RFC 3092 Etymology of "Foo" 1 April 2001 References [BFF] "Best of Foo Fighters: Signature Licks", Troy Stetina, Foo Fighters, October 2000, Hal Leonard Publishing Corporation, ISBN 063401470. [DOG] <http://www.rarebreed.com/breeds/foo/foo.html>. [EAC] "Encyclopedia of American Comics", Ron Goulart, 1990, Facts on File. [EF] "Encyclopedia Frobozzica", <http://www.everything2.com/index.pl?node=Prince%20Foo> [FF] Foo Fighters - "The Rainbow Conspiracy", Brad Steiger, Sherry Hansen Steiger, December 1998, Kensington Publishing Corp., ISBN 1575663635. - Computer UFO Network <http://www.cufon.org> particularly <http://www.cufon.org/cufon/foo.htm>. [FOLDOC] "Free On-Line Dictionary Of Computing", <http://www.foldoc.org>. [JARGON] The Jargon File. See <http://www.jargon.org>. Last printed as "The New Hacker's Dictionary", Eric S. Raymond, 3rd Edition, MIT Press, ISBN 0-262-68092-0, 1996. [OED] "The Oxford English Dictionary", J. A. Simpson, 1989, Oxford University Press, ISBN 0198611862. [PERS] Personal communications. [RFC269] Brodie, H., "Some Experience with File Transfer", RFC 269, December 1971. [RFC1037] Greenberg, B. and S. Keene, "NFILE - A File Access Protocol", RFC 1037, December 1987. [RFC1639] Piscitello, D., "FTP Operation Over Big Address Records (FOOBAR)", RFC 1639, June 1994. [RFC2606] Eastlake, D. and A. Panitz, "Reserved Top Level DNS Names", BCP 32, RFC 2606, June 1999. Eastlake, et al. Informational [Page 12]
RFC 3092 Etymology of "Foo" 1 April 2001 [TMRC] The Tech Model Railroad Club (The Model Railroad Club of the Massachusetts Institute of Technology) Dictionary, <http://tmrc-www.mit.edu/dictionary.html>. [WBCC] "Warner Brothers Cartoon Companion", <http://members.aol.com/EOCostello/>. [WORDS] "Words", Paul Dickson, ISBN 0-440-52260-7, Dell, 1982. Authors' Addresses The authors of this document are: Donald E. Eastlake 3rd Motorola 155 Beaver Street Milford, MA 01757 USA Phone: +1 508-261-5434 (w) +1 508-634-2066 (h) Fax: +1 508-261-4777 (w) EMail: Donald.Eastlake@motorola.com Carl-Uno Manros Xerox Corporation 701 Aviation Blvd. El Segundo, CA 90245 USA Phone: +1 310-333-8273 Fax: +1 310-333-5514 EMail: manros@cp10.es.xerox.com Eric S. Raymond Open Source Initiative 6 Karen Drive Malvern, PA 19355 Phone: +1 610-296-5718 EMail: esr@thyrsus.com Eastlake, et al. Informational [Page 13]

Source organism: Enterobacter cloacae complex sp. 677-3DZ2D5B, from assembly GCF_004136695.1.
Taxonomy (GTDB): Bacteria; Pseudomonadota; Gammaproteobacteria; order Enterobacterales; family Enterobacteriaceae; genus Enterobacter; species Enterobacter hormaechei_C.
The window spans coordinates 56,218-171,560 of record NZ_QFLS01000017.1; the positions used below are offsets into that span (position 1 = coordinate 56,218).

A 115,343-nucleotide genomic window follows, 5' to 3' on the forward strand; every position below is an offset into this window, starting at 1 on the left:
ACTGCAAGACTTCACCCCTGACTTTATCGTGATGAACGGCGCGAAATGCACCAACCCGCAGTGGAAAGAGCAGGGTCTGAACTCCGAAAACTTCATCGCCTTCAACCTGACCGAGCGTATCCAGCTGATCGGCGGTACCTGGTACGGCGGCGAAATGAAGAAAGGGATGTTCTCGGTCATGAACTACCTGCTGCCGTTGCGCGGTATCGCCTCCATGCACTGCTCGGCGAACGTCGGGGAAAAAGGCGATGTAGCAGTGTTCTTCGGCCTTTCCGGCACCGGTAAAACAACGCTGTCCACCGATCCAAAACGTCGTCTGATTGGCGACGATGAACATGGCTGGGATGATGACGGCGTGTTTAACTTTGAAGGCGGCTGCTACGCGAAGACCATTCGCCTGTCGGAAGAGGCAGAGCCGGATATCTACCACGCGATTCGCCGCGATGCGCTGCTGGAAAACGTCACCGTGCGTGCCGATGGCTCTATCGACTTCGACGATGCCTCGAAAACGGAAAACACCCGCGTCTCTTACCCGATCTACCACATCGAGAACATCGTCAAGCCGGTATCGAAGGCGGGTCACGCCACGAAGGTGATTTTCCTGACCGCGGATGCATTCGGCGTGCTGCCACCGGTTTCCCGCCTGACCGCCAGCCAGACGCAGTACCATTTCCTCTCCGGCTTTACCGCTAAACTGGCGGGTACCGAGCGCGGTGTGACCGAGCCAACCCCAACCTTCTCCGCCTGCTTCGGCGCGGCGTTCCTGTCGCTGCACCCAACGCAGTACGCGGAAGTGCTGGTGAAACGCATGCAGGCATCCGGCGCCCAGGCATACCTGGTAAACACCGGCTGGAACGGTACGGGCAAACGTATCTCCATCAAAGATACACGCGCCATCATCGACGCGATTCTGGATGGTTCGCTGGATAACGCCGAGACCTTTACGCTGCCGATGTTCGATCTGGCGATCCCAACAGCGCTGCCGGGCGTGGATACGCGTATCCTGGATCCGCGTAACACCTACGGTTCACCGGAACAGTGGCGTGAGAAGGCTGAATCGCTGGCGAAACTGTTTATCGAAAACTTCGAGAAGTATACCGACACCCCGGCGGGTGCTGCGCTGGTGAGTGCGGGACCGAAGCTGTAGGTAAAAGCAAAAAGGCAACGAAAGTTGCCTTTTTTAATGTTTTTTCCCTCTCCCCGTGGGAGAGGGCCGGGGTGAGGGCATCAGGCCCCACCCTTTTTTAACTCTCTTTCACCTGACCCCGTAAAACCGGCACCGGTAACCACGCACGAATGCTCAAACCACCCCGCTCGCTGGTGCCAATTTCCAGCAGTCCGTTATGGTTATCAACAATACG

RFC 3092 Etymology of "Foo" 1 April 2001 Full Copyright Statement Copyright (C) The Internet Society (2001). All Rights Reserved. This document and translations of it may be copied and furnished to others, and derivative works that comment on or otherwise explain it or assist in its implementation may be prepared, copied, published and distributed, in whole or in part, without restriction of any kind, provided that the above copyright notice and this paragraph are included on all such copies and derivative works. However, this document itself may not be modified in any way, such as by removing the copyright notice or references to the Internet Society or other Internet organizations, except as needed for the purpose of developing Internet standards in which case the procedures for copyrights defined in the Internet Standards process must be followed, or as required to translate it into languages other than English. The limited permissions granted above are perpetual and will not be revoked by the Internet Society or its successors or assigns. This document and the information contained herein is provided on an "AS IS" basis and THE INTERNET SOCIETY AND THE INTERNET ENGINEERING TASK FORCE DISCLAIMS ALL WARRANTIES, EXPRESS OR IMPLIED, INCLUDING BUT NOT LIMITED TO ANY WARRANTY THAT THE USE OF THE INFORMATION HEREIN WILL NOT INFRINGE ANY RIGHTS OR ANY IMPLIED WARRANTIES OF MERCHANTABILITY OR FITNESS FOR A PARTICULAR PURPOSE. Acknowledgement Funding for the RFC Editor function is currently provided by the Internet Society. Eastlake, et al. Informational [Page 14]

   

[Home] [Full RFC index] [RFC humour] [Our technology]

Copyright © Inter-Corporate Computer & Network Services, Inc.  All rights reserved.
All trademarks and RFC contents are the property of their respective owners.